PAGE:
Anything from Varric bullshitting his way through near impossible situations to Aveline ordering guardsmen around.. the presentation felt much like a group of friends who stuck together because.. well.. friends. For their faults, most of them cared in their own way. Other than Fenris, of course, whom I left forgotten in his mansion, never really ever spoke to and who turned on me when I supported the mages to protect Bethany and then just fell apart and died, presumably because he picked Radical Tattoos over Healing Factor. Ahem.

Of course, Anne’s story ended in what I could only describe as sequel baiting – she wandered off with her sister and their friends, only to seemingly disappear, with the suggestion that it might be related to the same reasons that Queen Erin Cousland, my Grey Warden, eventually disappeared in the epilogue to Awakening. No real epilogues, just people scatter, she disappeared. While I’m disappointed there was no epilogues – it’s fun to get a verdict on what your actions resulted in – the thing that really seems to hit the most about the ending was that it.. well.. reminds me of the ending to Knights of the Old Republic 2: The Sith Lords (which admittedly wasn’t by BioWare so much as it was by Obsidians, the undisputed lords of the unfinished release, but I digress) – implications of lead characters going off somewhere for some hinted but never outright stated reason suggesting that we’ll eventually see what it’s all about.. and the very likely case of the sequel meant to contain this eventually never actually materializing.

It hasn’t escaped me that Dragon Age II has had a rather mixed response – some love it, but many people also don’t.. and it feels like they’re sort of denying closure in favor of baiting a sequel that might not happen. And while I’d admit to not really caring that much about Dragon Age as a property.. it seems a bit like leaving on an unfulfilled promise. Like the ending took my character, my journey and said “Just you wait, we’ll give these back one day.”

Yeah, I don’t know.

So then the question about wether it was worth it or not to have a save around to import for Dragon Age 2 instead of just going with the default story.. and ultimately, I’m happy I got a save in order. The references weren’t all that many, mind you – mostly occasional stuff, but while little, some of it I was happy to see. Leliana remarking how Erin Cousland was an “excellent queen” for Alistair, Alistair himself commenting about the “ball and chain” and some banter with Teagan how Erin apparently isn’t too pleased with being referred to as such. There were a few other bits.. Zevran showing up to say hi, Bodahn making references to his time spent travelling with Erin.. seeing Nathaniel Howe, a relative of Harrowmont showing up hunted by assassins sent by Bhelen… small, often inconsequential, but still nice to see things. While it’s seeming a bit like this kind of continue-your-save is an odd schtick that BioWare seems to feel is expected of them these days and might make their work harder for them.. I have to say I like it being there; it doesn’t necessarily have to be much, but it’s nice to feel like the world is affected by my prior visits to it. Like I can sort of retrace my steps and see the footprints of where I’ve been.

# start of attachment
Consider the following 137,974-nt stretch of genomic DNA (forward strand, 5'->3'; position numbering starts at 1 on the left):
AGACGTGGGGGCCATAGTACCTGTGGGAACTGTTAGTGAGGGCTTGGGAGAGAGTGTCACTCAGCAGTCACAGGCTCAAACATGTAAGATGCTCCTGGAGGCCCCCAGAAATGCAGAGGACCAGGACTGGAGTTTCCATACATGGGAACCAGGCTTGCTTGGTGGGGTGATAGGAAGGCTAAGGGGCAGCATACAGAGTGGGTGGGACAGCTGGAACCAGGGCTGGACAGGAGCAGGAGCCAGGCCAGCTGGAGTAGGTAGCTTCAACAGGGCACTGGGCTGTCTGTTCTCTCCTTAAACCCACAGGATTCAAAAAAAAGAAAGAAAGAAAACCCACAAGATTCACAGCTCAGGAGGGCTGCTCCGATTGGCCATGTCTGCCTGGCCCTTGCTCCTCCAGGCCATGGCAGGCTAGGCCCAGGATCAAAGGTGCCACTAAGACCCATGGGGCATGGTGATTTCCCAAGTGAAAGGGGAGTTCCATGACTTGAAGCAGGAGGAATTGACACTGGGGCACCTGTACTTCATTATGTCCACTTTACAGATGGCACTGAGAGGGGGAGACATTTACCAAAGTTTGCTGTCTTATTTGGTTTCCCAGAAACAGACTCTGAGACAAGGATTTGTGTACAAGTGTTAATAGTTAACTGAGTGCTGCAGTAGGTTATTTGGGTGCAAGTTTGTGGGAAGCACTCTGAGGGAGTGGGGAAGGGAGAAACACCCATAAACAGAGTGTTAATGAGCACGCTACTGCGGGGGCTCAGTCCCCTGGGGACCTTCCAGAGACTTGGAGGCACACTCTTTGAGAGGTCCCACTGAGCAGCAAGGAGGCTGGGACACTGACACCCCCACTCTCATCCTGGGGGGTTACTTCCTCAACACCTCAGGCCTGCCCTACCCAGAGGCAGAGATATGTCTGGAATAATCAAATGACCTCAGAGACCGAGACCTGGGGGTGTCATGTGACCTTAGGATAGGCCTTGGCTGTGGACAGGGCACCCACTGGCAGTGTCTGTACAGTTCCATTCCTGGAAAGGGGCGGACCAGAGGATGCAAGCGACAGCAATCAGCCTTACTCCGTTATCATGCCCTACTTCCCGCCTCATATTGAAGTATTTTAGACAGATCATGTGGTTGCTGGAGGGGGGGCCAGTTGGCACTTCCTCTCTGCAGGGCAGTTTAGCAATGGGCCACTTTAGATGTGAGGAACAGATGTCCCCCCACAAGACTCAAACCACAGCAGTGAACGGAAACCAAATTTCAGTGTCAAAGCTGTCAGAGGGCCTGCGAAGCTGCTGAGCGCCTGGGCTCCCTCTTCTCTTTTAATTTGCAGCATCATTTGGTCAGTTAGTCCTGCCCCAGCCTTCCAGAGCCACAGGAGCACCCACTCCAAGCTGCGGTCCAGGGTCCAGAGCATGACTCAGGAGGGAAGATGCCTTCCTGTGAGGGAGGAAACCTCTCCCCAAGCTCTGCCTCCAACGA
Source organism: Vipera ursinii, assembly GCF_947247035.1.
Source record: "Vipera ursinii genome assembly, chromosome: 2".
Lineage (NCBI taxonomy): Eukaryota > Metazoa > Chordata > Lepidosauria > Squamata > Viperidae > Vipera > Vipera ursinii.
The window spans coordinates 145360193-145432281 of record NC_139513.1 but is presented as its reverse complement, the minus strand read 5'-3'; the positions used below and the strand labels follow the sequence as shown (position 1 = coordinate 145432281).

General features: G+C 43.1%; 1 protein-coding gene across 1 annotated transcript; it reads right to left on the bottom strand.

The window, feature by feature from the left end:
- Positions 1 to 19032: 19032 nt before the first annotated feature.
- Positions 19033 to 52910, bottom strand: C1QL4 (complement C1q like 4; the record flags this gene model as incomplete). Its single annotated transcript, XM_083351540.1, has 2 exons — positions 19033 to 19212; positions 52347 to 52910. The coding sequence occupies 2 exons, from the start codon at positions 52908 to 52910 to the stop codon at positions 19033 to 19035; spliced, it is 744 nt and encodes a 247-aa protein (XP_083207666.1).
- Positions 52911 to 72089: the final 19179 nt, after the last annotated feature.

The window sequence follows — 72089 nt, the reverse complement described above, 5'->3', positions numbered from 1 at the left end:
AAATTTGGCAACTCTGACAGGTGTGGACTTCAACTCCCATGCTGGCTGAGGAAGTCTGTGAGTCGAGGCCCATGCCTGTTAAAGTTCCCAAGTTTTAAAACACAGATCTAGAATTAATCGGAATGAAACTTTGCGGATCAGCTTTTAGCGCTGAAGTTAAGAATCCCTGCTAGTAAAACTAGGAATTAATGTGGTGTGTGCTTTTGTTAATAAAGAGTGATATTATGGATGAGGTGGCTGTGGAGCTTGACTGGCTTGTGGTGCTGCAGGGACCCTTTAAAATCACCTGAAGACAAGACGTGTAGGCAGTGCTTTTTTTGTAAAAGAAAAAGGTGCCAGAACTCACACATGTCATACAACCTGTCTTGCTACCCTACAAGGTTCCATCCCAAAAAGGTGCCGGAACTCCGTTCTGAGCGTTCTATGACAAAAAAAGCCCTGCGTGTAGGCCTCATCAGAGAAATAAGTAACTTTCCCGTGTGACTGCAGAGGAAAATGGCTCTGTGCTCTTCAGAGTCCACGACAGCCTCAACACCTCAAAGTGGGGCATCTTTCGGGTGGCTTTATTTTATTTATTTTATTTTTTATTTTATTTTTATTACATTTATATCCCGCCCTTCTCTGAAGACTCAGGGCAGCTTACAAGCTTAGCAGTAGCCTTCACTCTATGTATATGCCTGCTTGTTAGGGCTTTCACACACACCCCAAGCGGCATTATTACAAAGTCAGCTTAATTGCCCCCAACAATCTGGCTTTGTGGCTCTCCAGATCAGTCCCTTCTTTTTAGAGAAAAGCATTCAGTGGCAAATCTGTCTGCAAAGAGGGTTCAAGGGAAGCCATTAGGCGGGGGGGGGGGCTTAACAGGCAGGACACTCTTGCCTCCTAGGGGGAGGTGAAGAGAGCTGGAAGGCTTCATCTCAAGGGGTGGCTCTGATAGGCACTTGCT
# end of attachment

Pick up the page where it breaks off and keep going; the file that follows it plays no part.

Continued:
But, ultimately, the journey is over. And without epilogue texts or presently available further adventures, it’ll probably be awhile until I return again.. either to see if Anne might take a different journey, or I might try another Hawke and see if their trek is different. This said.. unlike Origins, I’m actually sort of looking forward to the eventual return – I had fun during the visit, and I feel somewhat sure that I’ll be back to it, in due time. The when depends a little on how BioWare chooses to expand it, if at all, and if I feel an itch for it or not.

I mean sure, some of it.. notably some love interest design and such feels very.. well.. teen-ish, especially with the visual design of some elements.. sort of weird when you consider it being 18+, but I’ve mentioned before that I think the least competent part of BioWare is their marketing department, seeing how every time they do a fantastic job of trying to convince me how their games are nothing but boring, uninteresting tripe, regardless of how good or not the game itself might be.